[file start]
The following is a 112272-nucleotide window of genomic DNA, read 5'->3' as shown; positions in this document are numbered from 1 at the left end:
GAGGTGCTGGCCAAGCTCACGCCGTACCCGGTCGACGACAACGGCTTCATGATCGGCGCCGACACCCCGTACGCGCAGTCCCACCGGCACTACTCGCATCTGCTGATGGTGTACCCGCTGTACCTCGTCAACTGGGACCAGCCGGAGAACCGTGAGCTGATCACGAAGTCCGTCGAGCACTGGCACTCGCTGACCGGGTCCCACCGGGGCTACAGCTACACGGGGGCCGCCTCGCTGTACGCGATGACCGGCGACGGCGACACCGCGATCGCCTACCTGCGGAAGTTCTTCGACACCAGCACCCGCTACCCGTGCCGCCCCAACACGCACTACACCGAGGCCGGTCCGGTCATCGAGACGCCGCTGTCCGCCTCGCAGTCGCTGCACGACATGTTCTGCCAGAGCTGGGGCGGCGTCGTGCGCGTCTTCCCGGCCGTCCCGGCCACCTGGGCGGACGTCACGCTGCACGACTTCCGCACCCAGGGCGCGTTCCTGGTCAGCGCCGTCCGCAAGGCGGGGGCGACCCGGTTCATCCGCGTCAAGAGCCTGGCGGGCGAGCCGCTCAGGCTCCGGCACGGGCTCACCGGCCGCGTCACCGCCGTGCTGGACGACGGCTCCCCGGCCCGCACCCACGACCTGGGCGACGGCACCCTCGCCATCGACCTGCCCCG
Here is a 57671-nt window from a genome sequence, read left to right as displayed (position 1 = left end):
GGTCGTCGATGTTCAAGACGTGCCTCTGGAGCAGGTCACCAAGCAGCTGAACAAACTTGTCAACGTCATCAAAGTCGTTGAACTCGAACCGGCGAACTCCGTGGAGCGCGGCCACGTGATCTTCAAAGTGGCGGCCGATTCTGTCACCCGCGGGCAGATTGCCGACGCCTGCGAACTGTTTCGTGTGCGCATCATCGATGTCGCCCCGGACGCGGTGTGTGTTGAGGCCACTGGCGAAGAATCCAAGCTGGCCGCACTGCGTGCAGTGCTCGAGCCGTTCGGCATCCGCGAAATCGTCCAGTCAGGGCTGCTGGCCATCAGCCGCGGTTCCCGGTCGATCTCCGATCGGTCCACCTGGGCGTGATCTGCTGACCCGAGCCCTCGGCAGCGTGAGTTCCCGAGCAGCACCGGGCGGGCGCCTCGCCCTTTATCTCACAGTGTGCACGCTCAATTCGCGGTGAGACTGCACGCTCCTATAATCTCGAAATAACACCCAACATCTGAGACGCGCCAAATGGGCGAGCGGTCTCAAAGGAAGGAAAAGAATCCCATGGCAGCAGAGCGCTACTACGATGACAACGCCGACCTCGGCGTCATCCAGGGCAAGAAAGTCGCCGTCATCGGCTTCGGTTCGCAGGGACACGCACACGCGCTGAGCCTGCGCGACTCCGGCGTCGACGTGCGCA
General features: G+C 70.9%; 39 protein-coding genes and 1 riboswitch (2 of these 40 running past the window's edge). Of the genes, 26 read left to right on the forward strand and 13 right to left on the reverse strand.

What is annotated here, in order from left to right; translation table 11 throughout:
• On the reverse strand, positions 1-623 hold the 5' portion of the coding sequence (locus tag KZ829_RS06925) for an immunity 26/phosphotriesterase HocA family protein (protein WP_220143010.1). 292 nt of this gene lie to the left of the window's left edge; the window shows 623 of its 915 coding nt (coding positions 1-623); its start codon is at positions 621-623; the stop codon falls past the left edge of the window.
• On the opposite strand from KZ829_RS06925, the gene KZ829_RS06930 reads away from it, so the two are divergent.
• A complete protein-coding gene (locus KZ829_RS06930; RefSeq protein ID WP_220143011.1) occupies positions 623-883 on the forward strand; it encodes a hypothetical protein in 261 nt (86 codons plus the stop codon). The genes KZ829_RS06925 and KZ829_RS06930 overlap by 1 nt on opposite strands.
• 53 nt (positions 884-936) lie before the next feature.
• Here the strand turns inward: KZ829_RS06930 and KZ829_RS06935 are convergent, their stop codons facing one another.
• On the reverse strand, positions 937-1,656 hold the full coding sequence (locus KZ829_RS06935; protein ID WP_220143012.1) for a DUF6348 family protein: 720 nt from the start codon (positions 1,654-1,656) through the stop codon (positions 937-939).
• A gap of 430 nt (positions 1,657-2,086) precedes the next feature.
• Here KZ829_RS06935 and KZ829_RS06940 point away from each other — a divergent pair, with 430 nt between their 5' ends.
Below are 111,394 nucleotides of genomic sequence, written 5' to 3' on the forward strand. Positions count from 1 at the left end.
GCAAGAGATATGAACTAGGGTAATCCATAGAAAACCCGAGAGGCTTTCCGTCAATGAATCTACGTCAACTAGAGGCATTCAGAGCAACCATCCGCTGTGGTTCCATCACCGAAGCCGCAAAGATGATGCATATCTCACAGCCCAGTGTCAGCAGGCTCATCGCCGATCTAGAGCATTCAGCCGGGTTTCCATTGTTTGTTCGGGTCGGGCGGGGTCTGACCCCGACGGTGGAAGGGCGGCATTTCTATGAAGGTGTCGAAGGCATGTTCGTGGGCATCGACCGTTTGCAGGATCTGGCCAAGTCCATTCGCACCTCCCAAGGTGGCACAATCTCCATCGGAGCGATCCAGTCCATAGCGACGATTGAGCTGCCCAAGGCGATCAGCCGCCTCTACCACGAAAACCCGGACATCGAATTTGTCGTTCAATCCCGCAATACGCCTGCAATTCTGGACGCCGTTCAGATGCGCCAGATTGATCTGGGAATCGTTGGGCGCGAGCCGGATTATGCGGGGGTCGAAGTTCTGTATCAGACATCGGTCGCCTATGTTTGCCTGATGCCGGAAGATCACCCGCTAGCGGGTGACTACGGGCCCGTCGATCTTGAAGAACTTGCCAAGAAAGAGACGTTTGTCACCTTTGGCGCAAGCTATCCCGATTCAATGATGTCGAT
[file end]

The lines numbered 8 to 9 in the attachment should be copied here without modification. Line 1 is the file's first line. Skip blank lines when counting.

• On the opposite strand from KZ829_RS06925, the gene KZ829_RS06930 reads away from it, so the two are divergent.
• A complete protein-coding gene (locus KZ829_RS06930; RefSeq protein ID WP_220143011.1) occupies positions 623-883 on the forward strand; it encodes a hypothetical protein in 261 nt (86 codons plus the stop codon). The genes KZ829_RS06925 and KZ829_RS06930 overlap by 1 nt on opposite strands.